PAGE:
By Antoine Gara
SiriusXM's (SIRI) stock has risen nearly 60% this year amid M&A speculation and quarterly earnings beats. Analysts covering the satellite radio giant expect gains may carry over into 2013.
On Tuesday, analyst Jessica Reif Cohen added SiriusXM to Bank of America's list of top stocks, highlighting the company's exposure to a recovering market for new and used cars, and expectations of up to $3 billion in share repurchases in the next year.
"From a fundamental perspective, SIRI is growing faster than any company in our media universe," writes Cohen in a note to clients. Bank of America gives SiriusXM a price target of $4 a share, up more than 40% from current levels.
The analyst projects SiriusXM's annual revenue, EBITDA and free cash flow growth will rise steadily in the coming years to reach 47% by 2016, as auto sales grow faster than expected and the company taps the used car market. By 2017, SiriusXM's satellite ratio service may be in 100 million cars, roughly double the present base.
Moreover, Cohen reckons SiriusXM may now have the right kind of leverage after debt burdens put it on the brink of bankruptcy in 2009. Specifically, SiriusXM may create earnings leverage for shareholders with the anticipated share repurchases.
Bank of America isn't alone in its optimism, despite the rally that has put SiriusXM at post-crisis highs above $2.80 a share. Evercore Partners analyst Bryan Kraft upgraded SiriusXM's price target to $3.20 a share from $2.80, citing improved projections for new subscribers. Kraft now expects SiriusXM will add between 1.8 million and 1.9 million subscribers through 2014.
"We continue to believe that a multi-year recovery in auto sales and an expanding total addressable market will fuel subscriber growth in the high-single digit [percent] range and lead to upside to investors' expectations," wrote Kraft in a Monday note to clients.
Optimism on SiriusXM comes amid a well-publicized dance between the company and its largest shareholder. John Malone's Liberty Media
) is close to taking a controlling stake in SiriusXM, expanding on a large minority investment made when the company almost went bankrupt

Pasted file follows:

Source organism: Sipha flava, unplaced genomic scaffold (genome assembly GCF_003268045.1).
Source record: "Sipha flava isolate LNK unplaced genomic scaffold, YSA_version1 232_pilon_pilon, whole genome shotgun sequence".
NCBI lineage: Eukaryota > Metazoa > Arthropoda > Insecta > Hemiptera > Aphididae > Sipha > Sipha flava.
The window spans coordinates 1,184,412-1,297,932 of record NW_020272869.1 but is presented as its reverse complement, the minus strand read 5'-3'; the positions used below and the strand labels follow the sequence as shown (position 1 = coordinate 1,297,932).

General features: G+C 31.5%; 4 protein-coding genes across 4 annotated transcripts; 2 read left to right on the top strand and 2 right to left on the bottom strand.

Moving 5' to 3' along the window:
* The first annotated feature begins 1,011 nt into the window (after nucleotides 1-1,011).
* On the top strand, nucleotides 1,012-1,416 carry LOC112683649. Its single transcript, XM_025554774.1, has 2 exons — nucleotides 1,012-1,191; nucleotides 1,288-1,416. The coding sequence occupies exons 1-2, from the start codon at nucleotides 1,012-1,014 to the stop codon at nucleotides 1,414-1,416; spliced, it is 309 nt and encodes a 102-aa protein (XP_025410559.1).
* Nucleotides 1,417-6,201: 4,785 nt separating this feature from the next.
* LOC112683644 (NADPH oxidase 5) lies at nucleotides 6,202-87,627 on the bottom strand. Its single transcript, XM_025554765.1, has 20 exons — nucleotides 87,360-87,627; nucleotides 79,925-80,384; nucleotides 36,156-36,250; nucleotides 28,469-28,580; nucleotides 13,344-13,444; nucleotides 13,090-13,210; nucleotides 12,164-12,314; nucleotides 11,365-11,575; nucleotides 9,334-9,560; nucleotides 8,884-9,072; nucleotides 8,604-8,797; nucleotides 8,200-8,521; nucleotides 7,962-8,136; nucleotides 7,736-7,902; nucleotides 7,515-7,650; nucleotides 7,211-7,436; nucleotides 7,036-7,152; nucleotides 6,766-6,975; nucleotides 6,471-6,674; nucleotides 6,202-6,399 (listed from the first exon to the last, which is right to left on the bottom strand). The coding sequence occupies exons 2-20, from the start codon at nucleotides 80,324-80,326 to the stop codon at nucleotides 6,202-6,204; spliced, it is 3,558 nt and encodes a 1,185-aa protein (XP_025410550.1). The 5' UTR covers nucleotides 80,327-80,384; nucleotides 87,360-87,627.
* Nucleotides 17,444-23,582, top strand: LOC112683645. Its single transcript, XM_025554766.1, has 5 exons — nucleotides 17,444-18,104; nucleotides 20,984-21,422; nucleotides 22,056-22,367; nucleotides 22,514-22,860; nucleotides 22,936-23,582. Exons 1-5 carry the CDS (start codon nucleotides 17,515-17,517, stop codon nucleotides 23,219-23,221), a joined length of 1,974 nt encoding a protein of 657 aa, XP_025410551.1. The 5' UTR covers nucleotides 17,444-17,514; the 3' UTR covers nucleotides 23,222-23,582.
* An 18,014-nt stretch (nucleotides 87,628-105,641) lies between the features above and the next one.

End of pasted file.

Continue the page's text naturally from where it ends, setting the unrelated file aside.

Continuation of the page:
three years ago.
After Liberty Media raised its stake in SiriusXM to 49.5% in September, Chief Executive Greg Maffei indicated that Mel Karmazin might be replaced as head of SiriusXM once it takes full control of the company.
Meanwhile, Evercore's Kraft said the prospect of Liberty taking control of SiriusXM in the near term was remote -- and analysis indicates investors might do better to remain focused on the company's earnings trajectory.
Analysts deserve a pat on the back for sticking with
their fundamental expectations for the company. When SiriusXM shares fell below $2 earlier in 2012, they highlighted changes in the company's relationship with Liberty Media and a recovery in its earnings, balance sheet and cash flow as reasons to stick with the stock.
That optimism appeared vindicated after SiriusXM reported strong user, earnings and cash flow growth in its second-quarter results on Aug. 7 and Liberty Media raised its stake.
On Tuesday, SiriusXM touched a new 52-week high of $2.85 intraday. Three years after Liberty Media caught the market bottom with a 40% stake in SiriusXM, investors and analysts entered 2012 with the prospect that the easy money had already been made. The latest analysis indicates there's still reason to be optimistic.
Liberty Media gained its stake as a result of a $530 million loan to SiriusXM in 2009. A standstill agreement that prevented Liberty Media from increasing its stake for three years expired in early 2012. In March, a petition to the Federal Communications Commission paved the way for Liberty Media to move towards control of SiriusXM, which it has done with recent stock purchases.
SiriusXM's second-quarter earnings were highlighted by a 170,000 year-over-year increase in subscriber additions on the heels of a 16% rise in new vehicle sales, as well as used car service reactivations and lower churn, according to Kraft. The company's conversion rate held at 45%.
Prior to SiriusXM's share slump in June and July, David Joyce of Miller Tabak and Martin Pyykkonen of Wedge Partners cited conversion rates and used car subscriptions as unheralded catalysts
for SiriusXM's earnings, even in the absence of an acquisition.
Pyykkonen said in April that the used car market may double the company's satellite services in the next three to five years. With SiriusXM just beginning to leverage used car dealer networks to convert previously installed satellite chips into new subscribers the company may have a strong base of prospective subscribers even if new car sales don't maintain current growth rates. Meanwhile, General Motors
) and Ford
) show continued strong sales.
Analysts also highlight SiriusXM's growing cash flow. The company turned free-cash-flow positive
in 2011 after burning cash throughout the financial crisis, and recently raised monthly subscription prices for the first time in its history.
Meanwhile, cash-flow generation has been accelerating. Free cash flow reached $253 million in the second quarter, up more than 30% from 2011.
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